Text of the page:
Unlike other forms of joining, explosion welding does not depend on melting or plastic deformation but is instead achieved by impelling the cladding plate against the substrate material through the energy generated by an explosive discharge. The explosion creates a high energy impact between the two metals.
The parts to be joined need to be place at the correct angle to each other before the explosive shockwave pushes the two metals together at a speed of around 100 m/s.
The high interfacial pressure at the point of contact (or collision front) between the cladding plate and the substrate plate must be greater than the yield strength of both materials for plastic deformation within the surface layers to occur. A jet of highly softened metal is formed at the collision front and is projected in front of it as it progresses rapidly across the weld interface. As the plasma jet progresses, it thoroughly cleans the surfaces, thus permitting solid phase bonding to occur between the two materials as their atoms are pushed together.
The primary advantage of explosion welding is in producing bonds between metal combinations that may not be weldable using other methods.
The method allows for large areas to be joined very quickly without melting either material, and thereby preserving the material properties of both.
Explosion welding also creates clean welds as the surface material of both metals are expelled during the process.
Explosion welding is limited in the geometries it can join, with typical geometries produced including plates, tube sheets and tubing.
In addition, this joining method requires an extensive knowledge of explosives to be performed safely, while regulations for the use of high explosives may need special licensing.
While many forms of welding date back several centuries, explosion welding is a relatively new process, having been created in the decades following the Second World War.
The roots of this joining technique began during World War I when it was observed that pieces of shrapnel were welding themselves to armour plating as a result of the explosive forces acting upon the shrapnel. The lack of extreme heat acting on the shrapnel led to laboratory investigations to take place after World War II to try and duplicate the process, with a patent for the explosion welding process being granted to DuPont in 1964.
The explosive welding technique has found major use for cladding low cost plate (usually carbon steel) with more expensive corrosion resistant materials. This clad plate is typically used in the chemical and petrochemical industries as tube sheet for heat exchangers.
Because bonding occurs in the solid phase, it is possible to weld metals with different melting points. Some of the common clad layers deposited onto steel plate include aluminium, bronze, copper, titanium, nickel alloys and zirconium. Alternatively, explosive welding can be used to repair or plug tubes in heat exchangers on-site, where conventional welding methods are difficult to use.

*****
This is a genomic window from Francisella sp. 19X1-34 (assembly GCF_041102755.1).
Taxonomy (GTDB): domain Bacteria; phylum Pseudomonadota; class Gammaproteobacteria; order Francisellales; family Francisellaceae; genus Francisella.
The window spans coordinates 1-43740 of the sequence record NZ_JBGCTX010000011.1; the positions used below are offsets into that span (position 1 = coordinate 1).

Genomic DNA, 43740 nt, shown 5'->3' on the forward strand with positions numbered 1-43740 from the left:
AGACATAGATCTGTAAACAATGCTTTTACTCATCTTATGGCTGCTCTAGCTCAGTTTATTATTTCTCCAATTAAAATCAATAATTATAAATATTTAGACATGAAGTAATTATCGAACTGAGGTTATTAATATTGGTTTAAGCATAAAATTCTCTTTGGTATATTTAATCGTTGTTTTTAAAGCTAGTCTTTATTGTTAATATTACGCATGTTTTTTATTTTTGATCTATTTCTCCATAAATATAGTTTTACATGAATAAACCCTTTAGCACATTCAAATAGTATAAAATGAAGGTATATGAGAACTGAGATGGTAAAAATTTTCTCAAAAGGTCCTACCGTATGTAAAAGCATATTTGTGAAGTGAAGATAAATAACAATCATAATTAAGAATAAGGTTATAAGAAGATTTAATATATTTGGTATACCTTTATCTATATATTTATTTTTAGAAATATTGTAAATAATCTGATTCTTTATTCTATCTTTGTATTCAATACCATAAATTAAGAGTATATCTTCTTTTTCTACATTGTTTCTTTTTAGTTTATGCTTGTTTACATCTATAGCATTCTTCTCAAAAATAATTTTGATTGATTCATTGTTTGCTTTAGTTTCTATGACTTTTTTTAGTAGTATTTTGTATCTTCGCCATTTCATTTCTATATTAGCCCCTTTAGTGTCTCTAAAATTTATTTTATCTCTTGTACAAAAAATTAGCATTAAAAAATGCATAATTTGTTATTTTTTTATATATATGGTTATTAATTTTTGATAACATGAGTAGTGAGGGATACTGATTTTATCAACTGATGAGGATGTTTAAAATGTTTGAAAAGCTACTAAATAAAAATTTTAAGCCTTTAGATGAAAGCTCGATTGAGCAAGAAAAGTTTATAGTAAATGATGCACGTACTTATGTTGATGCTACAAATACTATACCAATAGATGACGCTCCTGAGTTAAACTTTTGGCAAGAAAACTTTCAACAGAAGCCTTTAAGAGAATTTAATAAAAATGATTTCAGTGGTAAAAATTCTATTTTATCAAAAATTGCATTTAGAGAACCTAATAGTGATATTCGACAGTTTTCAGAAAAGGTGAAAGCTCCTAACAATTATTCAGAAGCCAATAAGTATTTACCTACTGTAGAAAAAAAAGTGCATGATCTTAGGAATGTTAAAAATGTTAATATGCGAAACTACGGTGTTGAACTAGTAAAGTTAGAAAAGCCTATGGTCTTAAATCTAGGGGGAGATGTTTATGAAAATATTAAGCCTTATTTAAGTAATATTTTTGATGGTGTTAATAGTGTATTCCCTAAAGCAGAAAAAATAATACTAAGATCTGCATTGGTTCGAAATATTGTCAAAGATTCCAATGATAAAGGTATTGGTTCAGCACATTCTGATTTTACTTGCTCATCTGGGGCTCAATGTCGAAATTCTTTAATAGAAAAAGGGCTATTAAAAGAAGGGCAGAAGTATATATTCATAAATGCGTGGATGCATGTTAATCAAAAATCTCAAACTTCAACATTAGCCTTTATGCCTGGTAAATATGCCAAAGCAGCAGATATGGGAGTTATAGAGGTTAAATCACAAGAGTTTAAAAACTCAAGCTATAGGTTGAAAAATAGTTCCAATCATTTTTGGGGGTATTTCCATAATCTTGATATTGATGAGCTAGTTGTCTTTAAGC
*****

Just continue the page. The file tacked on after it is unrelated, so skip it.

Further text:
A solid state process, like friction welding, explosion welding occurs when a component is accelerated towards another at a high velocity through the use of chemical explosives.
It is commonly used to clad materials such as carbon steel with a thin layer of corrosion-resistant material.
Ideal for joining dissimilar metals, this process does not change the material properties as with other more conventional welding methods. It is, however, only suitable for joining parts with simple geometries and also requires a good knowledge of explosives to perform safely.
What is Explosion Welding Used For?
Explosion welding is mainly used for preparing billets or blanks, but it can also be used to join simple parts like pipes or for securing tubes in tube-plates. It is used to join dissimilar materials that can be difficult to join using other methods.
It is widely used to clad low cost plate (such as carbon steel) with more expensive, corrosion-resistant materials like stainless steel. This cladded plate finds uses in industries such as the petrochemical and chemical industries as well as for tube sheet for heat exchangers.
When was Explosive Welding Invented?
Explosion welding was invented in the years following the Second World War, with a patent being granted for the process in 1964. However, the origins of explosive welding date back to World War I when it was noticed that pieces of shrapnel were welding themselves (rather than being embedded) to armour plating as a result of being propelled by explosive forces.
Are there any Welding Techniques Similar to Explosive Welding?
Because explosion welding not melt either of the metals being joined, it is often compared to other non-fusion welding techniques, such as friction welding. Explosive welding instead works through plasticising the interface between the metals, leaving their properties intact.